Fewer Than Half of Banks Ready to Deal with Impact of FRTB by 2022: IHS Markit Survey
- 17.09.2018 12:12 pm
IHS Markit (Nasdaq: INFO), a world leader in critical information, analytics and solutions, today released the findings of a survey of global banks that examines their preparedness for the incoming Fundamental Review of the Trading Book (FRTB) guidelines. The ‘FRTB Readiness Report’ shows that only 44 percent of respondents globally believe their institutions will be ready to deal with the impact of FRTB by January 2022, the deadline for compliance.
The introduction of FRTB represents the most radical overhaul of banks’ risk systems and approach to capital management in recent years. One of the most challenging aspects is the management of non-modellable risk factors (NMRFs). According to the IHS Markit survey, 94 percent of respondents globally plan to use a mix of data pooling and proxying to manage NMRFs. When asked which asset classes are in scope for FRTB, individuals globally give interest rate derivatives the highest priority, followed by FX and cash bonds.
“Putting the right strategy in place to manage NMRFs will be critical to reducing the capital impact of FRTB,” said Gil Shefi, FRTB data product head at IHS Markit. “Banks will need to gather, cleanse and analyze huge volumes of transaction and pricing data across multiple asset classes to avoid punitive capital charges. However, very few banks, if any, have enough data in-house to meet NMRF requirements. Our survey shows that 91 percent of respondents globally will use a vendor for their NMRF solution as the only viable alternative for reducing their non-modellable risk factors.”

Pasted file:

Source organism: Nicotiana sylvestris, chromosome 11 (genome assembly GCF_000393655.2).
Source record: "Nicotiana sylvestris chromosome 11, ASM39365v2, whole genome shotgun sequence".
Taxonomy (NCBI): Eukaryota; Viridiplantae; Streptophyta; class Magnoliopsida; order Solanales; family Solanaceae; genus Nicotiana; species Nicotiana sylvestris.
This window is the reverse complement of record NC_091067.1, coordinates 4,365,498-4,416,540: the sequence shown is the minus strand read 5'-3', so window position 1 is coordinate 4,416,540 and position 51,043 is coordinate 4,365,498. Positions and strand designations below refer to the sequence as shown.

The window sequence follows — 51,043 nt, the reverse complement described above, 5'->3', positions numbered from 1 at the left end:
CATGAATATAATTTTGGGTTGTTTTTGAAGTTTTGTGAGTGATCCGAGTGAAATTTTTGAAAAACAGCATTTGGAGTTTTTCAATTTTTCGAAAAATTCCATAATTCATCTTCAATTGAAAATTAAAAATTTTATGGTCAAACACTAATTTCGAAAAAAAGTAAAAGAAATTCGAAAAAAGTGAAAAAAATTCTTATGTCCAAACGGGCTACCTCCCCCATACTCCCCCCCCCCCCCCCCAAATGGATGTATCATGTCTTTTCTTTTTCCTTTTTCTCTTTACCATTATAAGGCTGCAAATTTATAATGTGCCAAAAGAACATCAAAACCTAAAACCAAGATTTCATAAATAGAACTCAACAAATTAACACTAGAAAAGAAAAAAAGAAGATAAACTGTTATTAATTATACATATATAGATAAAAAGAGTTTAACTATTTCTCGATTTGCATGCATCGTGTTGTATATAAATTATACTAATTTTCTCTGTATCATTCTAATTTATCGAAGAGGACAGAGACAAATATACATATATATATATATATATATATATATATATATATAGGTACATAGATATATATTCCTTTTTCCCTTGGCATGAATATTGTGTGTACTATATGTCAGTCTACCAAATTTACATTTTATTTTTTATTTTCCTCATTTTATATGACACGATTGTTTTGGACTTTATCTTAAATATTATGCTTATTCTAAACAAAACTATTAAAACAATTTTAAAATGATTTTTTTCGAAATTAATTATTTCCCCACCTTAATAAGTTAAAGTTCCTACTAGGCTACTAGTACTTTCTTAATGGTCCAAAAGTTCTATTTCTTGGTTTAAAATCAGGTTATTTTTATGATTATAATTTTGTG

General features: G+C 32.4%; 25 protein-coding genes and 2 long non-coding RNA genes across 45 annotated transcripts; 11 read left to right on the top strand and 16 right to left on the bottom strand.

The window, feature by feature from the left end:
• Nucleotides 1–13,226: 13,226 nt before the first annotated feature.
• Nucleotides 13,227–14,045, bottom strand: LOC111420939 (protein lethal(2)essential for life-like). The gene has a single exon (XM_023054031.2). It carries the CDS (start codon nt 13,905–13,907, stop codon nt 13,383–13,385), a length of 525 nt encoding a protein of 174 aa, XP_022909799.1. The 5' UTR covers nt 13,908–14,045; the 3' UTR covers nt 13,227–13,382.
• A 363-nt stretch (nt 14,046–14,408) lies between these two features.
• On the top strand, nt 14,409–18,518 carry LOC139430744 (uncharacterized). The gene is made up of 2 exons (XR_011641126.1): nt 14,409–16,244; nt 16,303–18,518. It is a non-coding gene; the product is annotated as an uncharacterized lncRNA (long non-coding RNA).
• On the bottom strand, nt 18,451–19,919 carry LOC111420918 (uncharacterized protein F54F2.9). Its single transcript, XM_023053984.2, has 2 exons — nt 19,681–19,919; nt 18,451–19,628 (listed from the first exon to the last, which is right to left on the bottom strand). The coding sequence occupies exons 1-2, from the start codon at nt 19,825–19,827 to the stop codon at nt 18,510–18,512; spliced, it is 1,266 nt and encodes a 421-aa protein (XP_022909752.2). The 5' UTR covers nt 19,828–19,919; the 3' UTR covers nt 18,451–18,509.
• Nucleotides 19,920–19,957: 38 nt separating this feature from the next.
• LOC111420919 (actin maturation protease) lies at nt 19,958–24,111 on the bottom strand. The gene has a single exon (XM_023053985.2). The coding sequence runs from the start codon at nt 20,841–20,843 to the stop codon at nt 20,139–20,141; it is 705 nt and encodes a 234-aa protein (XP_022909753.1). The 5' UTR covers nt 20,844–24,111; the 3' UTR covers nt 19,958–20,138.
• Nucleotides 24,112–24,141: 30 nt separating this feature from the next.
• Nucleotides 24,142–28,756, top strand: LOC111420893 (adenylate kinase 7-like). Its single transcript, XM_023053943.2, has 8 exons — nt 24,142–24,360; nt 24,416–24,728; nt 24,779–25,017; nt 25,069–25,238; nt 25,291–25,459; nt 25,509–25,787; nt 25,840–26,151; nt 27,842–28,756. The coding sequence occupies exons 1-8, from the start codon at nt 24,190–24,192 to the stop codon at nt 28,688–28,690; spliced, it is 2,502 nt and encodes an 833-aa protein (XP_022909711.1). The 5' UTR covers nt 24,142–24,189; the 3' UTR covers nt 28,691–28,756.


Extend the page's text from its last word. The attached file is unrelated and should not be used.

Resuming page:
Separate analysis conducted by IHS Markit shows that a mix of pooling and proxying will deliver the best capital impact for banks. However, only 34 percent of respondents globally have a ‘pretty good idea’ of their proxying strategy and 38 percent of respondents have not started thinking about it yet, the survey said. A significant proportion of the market, therefore, risks falling behind the first movers who are well advanced with their proxying strategies.
“The clock is now ticking for FRTB compliance,” said Paul Jones, FRTB analytics product head at IHS Markit. “Most survey respondents are focused on upgrading or updating current risk infrastructure to comply with FRTB, rather than replacing systems altogether. We believe this is the right approach to compliance as banks don’t have the appetite, budgets or resources to rip and replace core systems.”
The majority of respondents (91 percent) expect to spend $40 to $99 million on their FRTB programs.